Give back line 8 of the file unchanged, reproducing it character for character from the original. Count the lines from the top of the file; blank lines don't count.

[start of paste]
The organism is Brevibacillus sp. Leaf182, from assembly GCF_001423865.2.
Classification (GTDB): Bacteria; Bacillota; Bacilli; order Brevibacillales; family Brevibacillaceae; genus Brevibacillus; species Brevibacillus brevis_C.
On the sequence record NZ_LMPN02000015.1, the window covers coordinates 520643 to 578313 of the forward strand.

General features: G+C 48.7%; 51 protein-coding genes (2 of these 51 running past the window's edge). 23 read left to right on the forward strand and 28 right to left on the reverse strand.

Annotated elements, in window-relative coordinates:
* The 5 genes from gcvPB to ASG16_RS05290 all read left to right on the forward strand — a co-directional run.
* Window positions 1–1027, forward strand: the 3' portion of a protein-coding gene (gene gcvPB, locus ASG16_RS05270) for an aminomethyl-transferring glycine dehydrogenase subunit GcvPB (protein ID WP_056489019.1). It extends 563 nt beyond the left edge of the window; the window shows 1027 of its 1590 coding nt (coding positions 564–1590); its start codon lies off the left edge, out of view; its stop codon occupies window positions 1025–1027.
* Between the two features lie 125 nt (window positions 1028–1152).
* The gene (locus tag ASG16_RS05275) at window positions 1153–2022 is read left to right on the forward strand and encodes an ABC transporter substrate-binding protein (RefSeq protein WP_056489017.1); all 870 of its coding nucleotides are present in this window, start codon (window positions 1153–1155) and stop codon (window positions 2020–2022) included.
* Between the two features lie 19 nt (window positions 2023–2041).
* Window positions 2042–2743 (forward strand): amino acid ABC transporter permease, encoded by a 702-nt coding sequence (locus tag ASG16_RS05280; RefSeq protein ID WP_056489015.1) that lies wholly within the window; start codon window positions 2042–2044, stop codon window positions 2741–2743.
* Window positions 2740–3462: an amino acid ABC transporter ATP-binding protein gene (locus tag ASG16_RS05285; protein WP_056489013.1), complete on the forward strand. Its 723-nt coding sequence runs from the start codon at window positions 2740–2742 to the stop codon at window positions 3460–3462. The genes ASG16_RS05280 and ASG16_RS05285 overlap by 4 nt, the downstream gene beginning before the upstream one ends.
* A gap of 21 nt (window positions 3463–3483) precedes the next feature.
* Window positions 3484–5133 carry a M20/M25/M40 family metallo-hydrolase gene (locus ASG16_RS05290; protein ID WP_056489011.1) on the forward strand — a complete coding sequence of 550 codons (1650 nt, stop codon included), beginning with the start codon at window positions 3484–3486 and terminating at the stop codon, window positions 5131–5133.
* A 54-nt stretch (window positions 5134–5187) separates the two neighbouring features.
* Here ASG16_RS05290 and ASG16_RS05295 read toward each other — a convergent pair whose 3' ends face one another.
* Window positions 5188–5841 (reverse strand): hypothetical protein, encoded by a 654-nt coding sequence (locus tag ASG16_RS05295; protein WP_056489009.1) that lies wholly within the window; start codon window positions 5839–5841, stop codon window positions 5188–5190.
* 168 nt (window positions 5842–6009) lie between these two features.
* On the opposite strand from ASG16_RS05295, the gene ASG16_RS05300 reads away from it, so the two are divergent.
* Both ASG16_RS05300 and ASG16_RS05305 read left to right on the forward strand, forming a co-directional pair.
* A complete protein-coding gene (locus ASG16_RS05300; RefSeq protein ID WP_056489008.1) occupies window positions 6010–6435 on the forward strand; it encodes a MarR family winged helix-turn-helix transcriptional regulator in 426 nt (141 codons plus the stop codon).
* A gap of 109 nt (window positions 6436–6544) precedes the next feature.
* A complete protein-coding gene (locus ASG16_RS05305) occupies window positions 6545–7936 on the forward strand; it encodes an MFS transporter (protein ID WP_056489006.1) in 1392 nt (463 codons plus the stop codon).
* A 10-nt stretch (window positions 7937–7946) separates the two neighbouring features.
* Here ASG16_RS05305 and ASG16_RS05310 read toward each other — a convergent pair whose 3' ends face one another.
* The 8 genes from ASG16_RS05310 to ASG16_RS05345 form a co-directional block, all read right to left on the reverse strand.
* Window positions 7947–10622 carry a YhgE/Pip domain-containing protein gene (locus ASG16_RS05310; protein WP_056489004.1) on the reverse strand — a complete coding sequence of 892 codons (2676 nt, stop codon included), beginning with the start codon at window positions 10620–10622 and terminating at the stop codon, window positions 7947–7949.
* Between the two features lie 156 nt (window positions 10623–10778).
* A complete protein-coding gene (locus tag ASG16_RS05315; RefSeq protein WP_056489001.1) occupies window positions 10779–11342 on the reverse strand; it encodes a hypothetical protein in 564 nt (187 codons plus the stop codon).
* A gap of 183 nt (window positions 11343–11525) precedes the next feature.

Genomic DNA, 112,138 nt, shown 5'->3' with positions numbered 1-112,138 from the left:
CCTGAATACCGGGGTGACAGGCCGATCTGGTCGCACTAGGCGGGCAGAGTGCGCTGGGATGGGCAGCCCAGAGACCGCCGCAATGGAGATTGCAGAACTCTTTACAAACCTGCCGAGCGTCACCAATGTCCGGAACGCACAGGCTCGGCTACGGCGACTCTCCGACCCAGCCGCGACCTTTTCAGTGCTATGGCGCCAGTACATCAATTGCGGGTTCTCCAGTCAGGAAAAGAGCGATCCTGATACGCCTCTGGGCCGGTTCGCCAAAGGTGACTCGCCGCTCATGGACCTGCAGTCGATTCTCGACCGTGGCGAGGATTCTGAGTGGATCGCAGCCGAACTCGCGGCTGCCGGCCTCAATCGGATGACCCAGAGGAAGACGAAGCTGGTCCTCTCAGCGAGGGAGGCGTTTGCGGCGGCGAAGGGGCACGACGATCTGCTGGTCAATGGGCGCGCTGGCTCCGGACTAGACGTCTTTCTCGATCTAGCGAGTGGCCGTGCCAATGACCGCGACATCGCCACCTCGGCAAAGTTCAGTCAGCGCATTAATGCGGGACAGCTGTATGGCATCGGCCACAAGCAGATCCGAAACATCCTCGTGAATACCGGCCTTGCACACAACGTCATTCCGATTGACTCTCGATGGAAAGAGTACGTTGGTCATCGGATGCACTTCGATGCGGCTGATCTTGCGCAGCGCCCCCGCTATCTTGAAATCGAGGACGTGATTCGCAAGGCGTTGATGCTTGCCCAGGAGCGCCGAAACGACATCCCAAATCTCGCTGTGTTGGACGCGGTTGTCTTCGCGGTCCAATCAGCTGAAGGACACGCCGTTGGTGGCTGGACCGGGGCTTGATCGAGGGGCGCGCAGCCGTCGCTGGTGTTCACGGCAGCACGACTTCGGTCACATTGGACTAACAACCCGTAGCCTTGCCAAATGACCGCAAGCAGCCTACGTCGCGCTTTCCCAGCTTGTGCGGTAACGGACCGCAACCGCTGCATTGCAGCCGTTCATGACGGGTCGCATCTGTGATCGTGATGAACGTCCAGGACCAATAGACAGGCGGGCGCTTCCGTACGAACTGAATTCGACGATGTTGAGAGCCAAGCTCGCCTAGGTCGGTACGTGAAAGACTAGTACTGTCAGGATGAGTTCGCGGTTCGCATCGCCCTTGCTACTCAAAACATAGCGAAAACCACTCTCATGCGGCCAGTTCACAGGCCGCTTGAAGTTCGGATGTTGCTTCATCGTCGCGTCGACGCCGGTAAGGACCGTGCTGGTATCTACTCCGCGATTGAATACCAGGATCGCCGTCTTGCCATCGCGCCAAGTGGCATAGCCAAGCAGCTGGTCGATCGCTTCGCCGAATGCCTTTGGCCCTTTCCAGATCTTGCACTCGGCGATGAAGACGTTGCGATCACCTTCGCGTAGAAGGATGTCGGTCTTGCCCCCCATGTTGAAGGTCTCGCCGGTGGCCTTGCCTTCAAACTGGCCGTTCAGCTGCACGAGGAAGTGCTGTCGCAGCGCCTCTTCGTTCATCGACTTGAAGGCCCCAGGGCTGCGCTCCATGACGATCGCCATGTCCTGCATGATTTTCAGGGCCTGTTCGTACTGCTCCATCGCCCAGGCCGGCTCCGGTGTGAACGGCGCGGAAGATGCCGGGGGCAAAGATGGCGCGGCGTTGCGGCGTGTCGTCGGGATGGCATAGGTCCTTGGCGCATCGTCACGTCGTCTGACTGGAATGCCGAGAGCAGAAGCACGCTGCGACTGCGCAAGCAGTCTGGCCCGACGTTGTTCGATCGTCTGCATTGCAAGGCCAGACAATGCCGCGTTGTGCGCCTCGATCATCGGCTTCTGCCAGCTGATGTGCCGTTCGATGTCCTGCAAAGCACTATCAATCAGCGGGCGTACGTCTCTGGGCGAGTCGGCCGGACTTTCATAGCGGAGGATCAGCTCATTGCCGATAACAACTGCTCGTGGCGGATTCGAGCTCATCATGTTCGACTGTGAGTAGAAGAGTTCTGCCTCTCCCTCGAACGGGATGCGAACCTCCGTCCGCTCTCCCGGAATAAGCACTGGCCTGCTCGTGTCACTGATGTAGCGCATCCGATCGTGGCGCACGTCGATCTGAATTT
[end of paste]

* Between the two features lie 125 nt (window positions 1028–1152).